# Logarithm ‖ Definition, Laws And Worked Examples

This article will provide a detailed explanation of logarithms and their associated laws with relevant work examples. It will also provide a step–by–step methodological approach to solving each arithmetic problem involving a logarithm. Ensure that you read to the end.

**Definition Of Logarithm**

When you hear the word Logarithm, the first thing that should come to your mind is exponent or power. The Logarithm of a number N to any base G is the index or power to which the base G must be raised to equal the number N.

Mathematically, if a is the logarithm of a number N to base G,

Then, log_{G}N = a

N = G^{a}

To help you understand the concept of logarithms more easily, you need to return to indices. Logarithms and Indices are closely related. You can read up about indices here.

From indices, we know that 3^{2 }= 9, where 3 is the base, and 2 is the power or index.

We can easily represent this in the logarithm as the log of 9 to base 3 equals 2.

Mathematically denoted as:

Log_{3}9 = 2

**Laws Of Logarithm**

The laws of logarithms are rules you must observe to solve arithmetic problems involving logarithms correctly. We are going to list some basic laws of logarithms with worked examples to help you understand each law. It is important to note that some of the laws of logarithms share some similarities with the laws of indices.

The laws of logarithm are:

- Product Law
- Quotient law
- Raising to a Power
- Roots law

**Product Law**

You can define the logarithm of a product as the sum of the logarithms of the factors that make up the product.

This law can be defined mathematically as follows:

Log_{a} (GH) = Log_{a }G + Log_{a} H

Consider,

Log_{a }G = v ; G = a^{v }and

Log_{a }H = y ; H = a^{y}

GH = a^{v }x a^{y }

= a^{v+y} (first law of indices)

Then, Log_{a} (GH) = v + y

= Log_{a }G + Log_{a} H

To bring more clarity on the product law to you, let’s consider the example below:

Given that 4 = 2^{2}, then Log_{2 }4 = 2 and

If 8 = 2^{3}, then Log_{2}8 = 3

Then 4 x 8 will be given as:

4 x 8 = 2^{2 }x 2^{3}

By the first law of indices, we sum up the power

= 2^{2+3} = 2^{5}

Therefore; Log_{2 }(4 x 8) = 2 + 3

= Log_{2 }4 + Log_{2 }8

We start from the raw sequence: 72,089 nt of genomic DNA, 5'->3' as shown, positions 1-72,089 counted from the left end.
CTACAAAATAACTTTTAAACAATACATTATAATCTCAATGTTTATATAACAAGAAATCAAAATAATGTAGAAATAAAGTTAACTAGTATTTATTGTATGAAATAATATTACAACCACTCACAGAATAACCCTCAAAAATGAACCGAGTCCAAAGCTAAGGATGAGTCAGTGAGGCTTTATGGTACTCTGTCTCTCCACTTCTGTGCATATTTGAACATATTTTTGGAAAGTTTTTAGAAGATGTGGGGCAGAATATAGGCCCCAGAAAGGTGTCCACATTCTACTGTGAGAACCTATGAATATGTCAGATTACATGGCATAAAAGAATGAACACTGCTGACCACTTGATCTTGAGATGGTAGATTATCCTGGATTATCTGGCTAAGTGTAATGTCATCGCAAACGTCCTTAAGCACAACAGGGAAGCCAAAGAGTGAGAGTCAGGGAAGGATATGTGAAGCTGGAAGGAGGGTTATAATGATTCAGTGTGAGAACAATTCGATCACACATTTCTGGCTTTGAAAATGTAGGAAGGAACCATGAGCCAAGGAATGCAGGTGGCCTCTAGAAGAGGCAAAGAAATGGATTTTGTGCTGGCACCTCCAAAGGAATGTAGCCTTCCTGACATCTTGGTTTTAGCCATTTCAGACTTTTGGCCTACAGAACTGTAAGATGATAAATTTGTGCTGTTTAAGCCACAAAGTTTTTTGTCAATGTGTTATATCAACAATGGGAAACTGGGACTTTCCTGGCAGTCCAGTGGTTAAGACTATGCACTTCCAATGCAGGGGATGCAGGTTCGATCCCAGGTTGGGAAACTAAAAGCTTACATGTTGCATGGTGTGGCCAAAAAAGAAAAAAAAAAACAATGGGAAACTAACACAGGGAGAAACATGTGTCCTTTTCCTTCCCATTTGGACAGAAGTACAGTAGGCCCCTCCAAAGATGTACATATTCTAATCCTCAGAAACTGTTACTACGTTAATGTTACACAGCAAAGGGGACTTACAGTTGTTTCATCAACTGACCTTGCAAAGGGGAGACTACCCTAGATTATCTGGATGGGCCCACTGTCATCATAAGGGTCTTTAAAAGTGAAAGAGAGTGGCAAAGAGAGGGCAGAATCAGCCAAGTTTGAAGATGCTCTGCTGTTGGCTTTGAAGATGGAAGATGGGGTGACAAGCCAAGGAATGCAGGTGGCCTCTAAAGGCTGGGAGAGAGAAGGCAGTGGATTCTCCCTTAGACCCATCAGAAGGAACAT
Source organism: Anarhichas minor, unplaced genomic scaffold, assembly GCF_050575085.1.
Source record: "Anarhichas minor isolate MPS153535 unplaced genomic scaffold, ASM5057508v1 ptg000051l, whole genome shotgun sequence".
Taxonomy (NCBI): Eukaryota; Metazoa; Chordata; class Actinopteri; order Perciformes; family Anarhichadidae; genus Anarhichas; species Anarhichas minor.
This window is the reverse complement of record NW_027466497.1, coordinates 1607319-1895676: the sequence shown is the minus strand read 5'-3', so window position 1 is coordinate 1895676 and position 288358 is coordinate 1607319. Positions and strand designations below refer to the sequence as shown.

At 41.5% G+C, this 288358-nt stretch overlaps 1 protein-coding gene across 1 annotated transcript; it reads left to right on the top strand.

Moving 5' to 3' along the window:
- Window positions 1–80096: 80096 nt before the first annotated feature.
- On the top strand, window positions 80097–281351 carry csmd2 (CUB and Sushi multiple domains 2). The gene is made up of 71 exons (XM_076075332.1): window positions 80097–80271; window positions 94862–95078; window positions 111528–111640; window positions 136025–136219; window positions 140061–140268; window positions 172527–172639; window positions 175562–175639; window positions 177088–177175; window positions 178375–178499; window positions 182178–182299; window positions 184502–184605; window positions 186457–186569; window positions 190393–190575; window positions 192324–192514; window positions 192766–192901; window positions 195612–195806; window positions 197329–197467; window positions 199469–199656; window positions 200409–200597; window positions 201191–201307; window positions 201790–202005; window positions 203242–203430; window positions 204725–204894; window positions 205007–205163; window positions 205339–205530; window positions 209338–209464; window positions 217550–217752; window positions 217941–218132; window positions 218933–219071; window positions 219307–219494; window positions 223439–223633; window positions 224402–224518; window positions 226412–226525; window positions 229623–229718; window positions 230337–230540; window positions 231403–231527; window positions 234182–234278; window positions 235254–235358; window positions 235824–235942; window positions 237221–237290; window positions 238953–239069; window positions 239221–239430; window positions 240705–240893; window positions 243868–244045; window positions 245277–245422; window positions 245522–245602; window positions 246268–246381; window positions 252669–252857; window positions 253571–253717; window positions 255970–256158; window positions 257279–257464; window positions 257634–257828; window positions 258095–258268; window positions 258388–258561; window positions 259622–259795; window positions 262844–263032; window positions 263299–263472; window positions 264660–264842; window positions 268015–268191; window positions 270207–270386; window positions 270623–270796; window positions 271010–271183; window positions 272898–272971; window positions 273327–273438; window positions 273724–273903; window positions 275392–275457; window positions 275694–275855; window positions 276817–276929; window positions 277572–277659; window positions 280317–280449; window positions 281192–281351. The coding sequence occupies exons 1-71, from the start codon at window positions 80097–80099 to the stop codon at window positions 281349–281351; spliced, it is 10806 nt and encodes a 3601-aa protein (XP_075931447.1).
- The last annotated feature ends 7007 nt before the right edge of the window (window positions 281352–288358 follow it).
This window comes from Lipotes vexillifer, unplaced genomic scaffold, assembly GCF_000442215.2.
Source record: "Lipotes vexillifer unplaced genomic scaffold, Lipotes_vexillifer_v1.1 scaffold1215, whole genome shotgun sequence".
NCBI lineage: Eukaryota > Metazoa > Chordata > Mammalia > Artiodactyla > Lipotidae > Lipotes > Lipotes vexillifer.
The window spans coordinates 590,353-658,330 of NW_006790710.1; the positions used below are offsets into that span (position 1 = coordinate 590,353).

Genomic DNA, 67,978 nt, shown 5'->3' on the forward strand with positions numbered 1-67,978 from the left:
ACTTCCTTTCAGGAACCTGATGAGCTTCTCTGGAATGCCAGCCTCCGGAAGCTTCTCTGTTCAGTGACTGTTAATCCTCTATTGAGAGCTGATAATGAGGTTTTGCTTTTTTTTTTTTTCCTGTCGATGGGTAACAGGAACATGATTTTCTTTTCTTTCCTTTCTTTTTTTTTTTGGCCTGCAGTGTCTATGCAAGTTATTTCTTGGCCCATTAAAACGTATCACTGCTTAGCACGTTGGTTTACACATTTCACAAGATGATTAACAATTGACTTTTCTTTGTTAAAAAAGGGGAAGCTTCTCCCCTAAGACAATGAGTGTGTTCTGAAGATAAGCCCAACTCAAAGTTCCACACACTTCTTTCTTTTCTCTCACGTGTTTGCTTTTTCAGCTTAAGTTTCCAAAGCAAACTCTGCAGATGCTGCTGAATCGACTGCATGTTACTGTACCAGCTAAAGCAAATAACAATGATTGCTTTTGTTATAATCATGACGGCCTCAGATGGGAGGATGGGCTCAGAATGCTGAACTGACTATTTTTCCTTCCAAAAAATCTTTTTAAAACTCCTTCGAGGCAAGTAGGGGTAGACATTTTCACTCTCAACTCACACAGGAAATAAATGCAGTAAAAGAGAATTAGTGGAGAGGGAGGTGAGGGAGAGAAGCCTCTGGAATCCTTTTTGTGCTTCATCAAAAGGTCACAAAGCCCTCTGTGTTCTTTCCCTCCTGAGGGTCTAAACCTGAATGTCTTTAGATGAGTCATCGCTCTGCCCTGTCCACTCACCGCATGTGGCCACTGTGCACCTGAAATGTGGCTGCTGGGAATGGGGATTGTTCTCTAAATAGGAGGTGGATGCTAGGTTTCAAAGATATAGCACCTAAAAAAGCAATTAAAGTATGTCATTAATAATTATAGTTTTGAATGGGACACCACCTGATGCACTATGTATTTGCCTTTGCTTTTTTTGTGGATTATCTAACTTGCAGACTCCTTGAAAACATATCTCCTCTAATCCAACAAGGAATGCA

**Worked Examples**

Evaluate the following given that log_{10 }3 = 0.4771, log_{10 }2 = 0.3010, and log_{10} 7 = 0.8451. (i) log_{10 }6 (ii) log_{10 }42

**Solutions**

- Log
_{10 }6 = log_{10}(2 x 3)

Log_{10 }2 + log_{10 }3

= _{ }0.3010 + 0.4771

0.7781

(ii) log_{10 }42 = log_{10}(7 x 6)

Log_{10 }(7 x 2 x 3)

0.3010 + 0.4771 + 0.8451

= 1.6232

**Quotient Law**

The logarithm of a quotient is the difference between the logarithm of the dividend and the divisor. Simply put, the quotient law is the opposite of the product law.

Mathematically, quotient law can be expressed as follows:

Log_{a }(G ÷ H) = Log_{a} G – Log_{a }H

You can derive this law easily from the second law of indices.

Given that, Log_{a} G = x, G = a^{x }and Log_{a} H = y, H = a^{y}

_{ }(G ÷ H) = a^{x} – a^{y} = a^{x-y}

Then, Log_{a }(G ÷ H) = x – y = Log_{a} G – Log_{a }H

**Worked Examples**

Evaluate the following given that log_{10 }3 = 0.4771, log_{10 }2 = 0.3010, and log_{10} 7 = 0.8451.

- log
_{10 }(3/2) - Find log
_{10 }(7/2) - log
_{10 }(6/2)

**Solutions**

- log
_{10 }(3/2) = log_{10}3 – log_{10 }2

0.4771- 0.3010

= 0.1761

- log
_{10 }(7/2) = log_{10}7 – log_{10 }2

0.8451 – 0.3010

= 0.5441

- log
_{10 }(6/2) = log_{10}( 3 x 2) – log_{10 }2

= (log_{10} 3 + log_{10 }2) – log_{10 }2

(0.4771+ 0.3010) – 0.3010

0.7781 – 0.3010

= 0.4771

**Raising To A Power**

By mathematical definition, this law states:

Log_{a }M^{p} = p log_{a }M

**Worked Examples**

Evaluate the following:

- log
_{10 }(100)^{2 } - log
_{10 }(1000)^{2}

**Solutions**

- log
_{10 }(100)^{2 }= 2 log_{10 }(100) - x 2 = 4
- log
_{10 }(1000)^{2 }= 2 log_{10 }(1000)

2 x 3 = 6

**Roots Law**

The roots law states “the logarithm of the n^{th} root of a number, G is the logarithm of the number divided by n”.

Mathematically,

Log ^{n}√G = log G ÷ n

**Worked Example**

Solve log^{3}√1000

(Log 1000) ÷ 3

3 ÷ 3 =1

You can solve simple and complex problems involving logarithms with all the above explanations and worked examples. Please use the comment section below if you have any questions or comments.

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